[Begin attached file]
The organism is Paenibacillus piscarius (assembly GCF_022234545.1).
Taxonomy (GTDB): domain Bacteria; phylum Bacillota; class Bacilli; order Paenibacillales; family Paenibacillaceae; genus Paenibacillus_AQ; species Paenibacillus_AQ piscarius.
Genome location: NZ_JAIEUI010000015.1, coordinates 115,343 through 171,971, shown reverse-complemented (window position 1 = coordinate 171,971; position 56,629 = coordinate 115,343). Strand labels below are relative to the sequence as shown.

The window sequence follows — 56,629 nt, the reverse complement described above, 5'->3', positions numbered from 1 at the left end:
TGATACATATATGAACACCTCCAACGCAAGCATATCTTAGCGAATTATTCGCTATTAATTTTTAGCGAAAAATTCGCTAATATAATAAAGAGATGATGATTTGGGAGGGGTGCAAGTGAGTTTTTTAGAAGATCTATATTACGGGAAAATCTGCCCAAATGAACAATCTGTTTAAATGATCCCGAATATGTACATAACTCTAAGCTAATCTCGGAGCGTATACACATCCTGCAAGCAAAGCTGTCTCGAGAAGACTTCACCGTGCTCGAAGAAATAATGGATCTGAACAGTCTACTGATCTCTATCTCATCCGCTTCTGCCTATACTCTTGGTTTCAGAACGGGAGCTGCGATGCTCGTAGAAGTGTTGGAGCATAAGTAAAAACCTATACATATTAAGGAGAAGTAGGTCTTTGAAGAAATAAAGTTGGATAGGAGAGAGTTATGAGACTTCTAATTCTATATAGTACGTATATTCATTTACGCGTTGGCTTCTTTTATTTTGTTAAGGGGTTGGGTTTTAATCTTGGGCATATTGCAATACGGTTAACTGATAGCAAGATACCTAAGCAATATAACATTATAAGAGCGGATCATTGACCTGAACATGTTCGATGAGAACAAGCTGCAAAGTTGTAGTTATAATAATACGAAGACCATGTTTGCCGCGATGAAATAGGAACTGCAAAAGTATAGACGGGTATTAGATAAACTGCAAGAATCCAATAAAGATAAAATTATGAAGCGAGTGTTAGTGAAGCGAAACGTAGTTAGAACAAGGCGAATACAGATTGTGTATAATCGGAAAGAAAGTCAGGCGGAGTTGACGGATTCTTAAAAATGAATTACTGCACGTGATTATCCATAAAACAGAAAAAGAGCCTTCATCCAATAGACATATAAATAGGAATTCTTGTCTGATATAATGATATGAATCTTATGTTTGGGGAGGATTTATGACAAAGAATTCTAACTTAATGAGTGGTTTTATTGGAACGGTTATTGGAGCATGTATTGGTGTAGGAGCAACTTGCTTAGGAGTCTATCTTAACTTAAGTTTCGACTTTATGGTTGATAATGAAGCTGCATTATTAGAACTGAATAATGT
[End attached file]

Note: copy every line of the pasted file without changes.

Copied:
The organism is Paenibacillus piscarius (assembly GCF_022234545.1).
Taxonomy (GTDB): domain Bacteria; phylum Bacillota; class Bacilli; order Paenibacillales; family Paenibacillaceae; genus Paenibacillus_AQ; species Paenibacillus_AQ piscarius.
Genome location: NZ_JAIEUI010000015.1, coordinates 115,343 through 171,971, shown reverse-complemented (window position 1 = coordinate 171,971; position 56,629 = coordinate 115,343). Strand labels below are relative to the sequence as shown.

The window sequence follows — 56,629 nt, the reverse complement described above, 5'->3', positions numbered from 1 at the left end:
TGATACATATATGAACACCTCCAACGCAAGCATATCTTAGCGAATTATTCGCTATTAATTTTTAGCGAAAAATTCGCTAATATAATAAAGAGATGATGATTTGGGAGGGGTGCAAGTGAGTTTTTTAGAAGATCTATATTACGGGAAAATCTGCCCAAATGAACAATCTGTTTAAATGATCCCGAATATGTACATAACTCTAAGCTAATCTCGGAGCGTATACACATCCTGCAAGCAAAGCTGTCTCGAGAAGACTTCACCGTGCTCGAAGAAATAATGGATCTGAACAGTCTACTGATCTCTATCTCATCCGCTTCTGCCTATACTCTTGGTTTCAGAACGGGAGCTGCGATGCTCGTAGAAGTGTTGGAGCATAAGTAAAAACCTATACATATTAAGGAGAAGTAGGTCTTTGAAGAAATAAAGTTGGATAGGAGAGAGTTATGAGACTTCTAATTCTATATAGTACGTATATTCATTTACGCGTTGGCTTCTTTTATTTTGTTAAGGGGTTGGGTTTTAATCTTGGGCATATTGCAATACGGTTAACTGATAGCAAGATACCTAAGCAATATAACATTATAAGAGCGGATCATTGACCTGAACATGTTCGATGAGAACAAGCTGCAAAGTTGTAGTTATAATAATACGAAGACCATGTTTGCCGCGATGAAATAGGAACTGCAAAAGTATAGACGGGTATTAGATAAACTGCAAGAATCCAATAAAGATAAAATTATGAAGCGAGTGTTAGTGAAGCGAAACGTAGTTAGAACAAGGCGAATACAGATTGTGTATAATCGGAAAGAAAGTCAGGCGGAGTTGACGGATTCTTAAAAATGAATTACTGCACGTGATTATCCATAAAACAGAAAAAGAGCCTTCATCCAATAGACATATAAATAGGAATTCTTGTCTGATATAATGATATGAATCTTATGTTTGGGGAGGATTTATGACAAAGAATTCTAACTTAATGAGTGGTTTTATTGGAACGGTTATTGGAGCATGTATTGGTGTAGGAGCAACTTGCTTAGGAGTCTATCTTAACTTAAGTTTCGACTTTATGGTTGATAATGAAGCTGCATTATTAGAACTGAATAATGT